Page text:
Schools are not Businesses!

Veteran North Carolina Teacher Lisa Woods provides insightful commentary on why schools are not businesses.   Her commentary first appeared in the Greensboro News-Record and I couldn’t agree more.  Woods stated:

“I would like to posit a scenario where “job performance and value” are based on the following objectives and conditions:

* You are meeting with 35 clients in a room designed to hold 20.

* The air conditioning and/or heat may or may not be working, and your roof leaks in three places, one of which is the table where your customers are gathered.

* Of the 35, five do not speak English, and no interpreters are provided.

* Fifteen are there because they are forced by their “bosses” to be there but hate your product.

* Eight do not have the funds to purchase your product.

* Seven have no prior experience with your product and have no idea what it is or how to use it.

* Two are removed for fighting over a chair.

* Only two-thirds of your clients appear well-rested and well-fed.

You are expected to:

* Make your presentation in 40 minutes.

* Have up-to-date, professionally created information concerning your product.

* Keep complete paperwork and assessments of product understanding for each client and remediate where there is lack of understanding.

* Use at least three different methods of conveying your information: visual, auditory and hands-on.”

Let me also add to Woods’ comments.  Schools are located within communities.  Sometimes these communities are places in which a business would never consider locating a store, factory, or office.  No business leader would consider locating a business in a location where their employees and customers would be unable to safely walk from their car to the front door or risk vandalism of their car in the parking lot.  They may be located in low income areas in which it would be difficult to find consumers with the cash to buy  their products or employees able to fill the jobs.  For many years corporate driven education reform advocates have blamed schools for the conditions that impede their profits.  True education reform must begin with reforming communities and making them safe places for schools and the children they serve.  Far too many children arrive at school traumatized simply by the very act of walking through crime infested neighborhoods, knowing that at the end of the school day they will have to once again navigate those same streets in order to get back home.  Business leaders would never subject their employees to this and certainly would not expect an employee to be 100% ready to tackle the business of the day after risking being assaulted on the streets outside the workplace day after day.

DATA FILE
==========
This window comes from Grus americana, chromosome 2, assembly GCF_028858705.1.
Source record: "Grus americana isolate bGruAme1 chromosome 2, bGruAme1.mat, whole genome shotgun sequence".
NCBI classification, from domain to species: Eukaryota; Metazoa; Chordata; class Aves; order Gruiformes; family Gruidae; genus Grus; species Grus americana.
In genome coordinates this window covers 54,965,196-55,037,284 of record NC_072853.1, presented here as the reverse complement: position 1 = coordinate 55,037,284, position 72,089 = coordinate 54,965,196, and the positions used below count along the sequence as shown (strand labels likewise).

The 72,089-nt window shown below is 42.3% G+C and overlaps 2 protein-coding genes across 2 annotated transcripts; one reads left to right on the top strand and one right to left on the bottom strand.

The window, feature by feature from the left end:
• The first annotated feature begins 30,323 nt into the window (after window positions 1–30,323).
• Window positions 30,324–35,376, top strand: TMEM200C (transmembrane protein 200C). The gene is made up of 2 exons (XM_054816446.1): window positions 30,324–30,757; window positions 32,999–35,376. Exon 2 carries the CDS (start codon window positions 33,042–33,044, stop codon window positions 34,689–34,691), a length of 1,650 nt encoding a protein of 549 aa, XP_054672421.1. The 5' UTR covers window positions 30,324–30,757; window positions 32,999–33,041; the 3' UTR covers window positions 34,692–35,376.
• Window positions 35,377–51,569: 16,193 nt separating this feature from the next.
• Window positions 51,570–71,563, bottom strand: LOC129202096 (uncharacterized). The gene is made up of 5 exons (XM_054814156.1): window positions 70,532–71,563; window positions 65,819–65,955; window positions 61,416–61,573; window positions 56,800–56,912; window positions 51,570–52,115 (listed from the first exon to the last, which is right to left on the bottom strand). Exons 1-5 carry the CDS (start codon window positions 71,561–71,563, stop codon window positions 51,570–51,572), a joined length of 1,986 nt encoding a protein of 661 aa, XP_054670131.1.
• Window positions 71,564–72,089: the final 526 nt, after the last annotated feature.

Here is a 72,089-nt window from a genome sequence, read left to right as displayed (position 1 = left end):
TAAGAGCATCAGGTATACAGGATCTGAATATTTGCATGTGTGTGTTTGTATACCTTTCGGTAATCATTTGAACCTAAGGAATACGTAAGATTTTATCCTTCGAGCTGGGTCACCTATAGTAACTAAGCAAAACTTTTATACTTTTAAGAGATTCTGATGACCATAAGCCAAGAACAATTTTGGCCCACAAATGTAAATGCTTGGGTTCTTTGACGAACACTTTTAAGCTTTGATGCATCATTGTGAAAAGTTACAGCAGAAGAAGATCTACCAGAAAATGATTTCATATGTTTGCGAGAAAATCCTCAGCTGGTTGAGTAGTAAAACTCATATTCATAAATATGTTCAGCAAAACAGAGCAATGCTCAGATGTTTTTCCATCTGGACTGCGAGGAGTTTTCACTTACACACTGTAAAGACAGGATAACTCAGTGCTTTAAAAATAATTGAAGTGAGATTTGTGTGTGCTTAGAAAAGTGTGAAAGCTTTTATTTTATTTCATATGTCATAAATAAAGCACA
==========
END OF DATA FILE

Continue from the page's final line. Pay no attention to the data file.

There is an inherent hypocrisy in comparing schools to businesses.  If corporate reformers would focus their attention on the work of reforming and rebuilding communities that are suitable for families and children, it is possible that schools and academic improvement would be a natural outcome.  Eliminate poverty first.  While there may not huge financial profit in these endeavors, there is profit for humanity and America.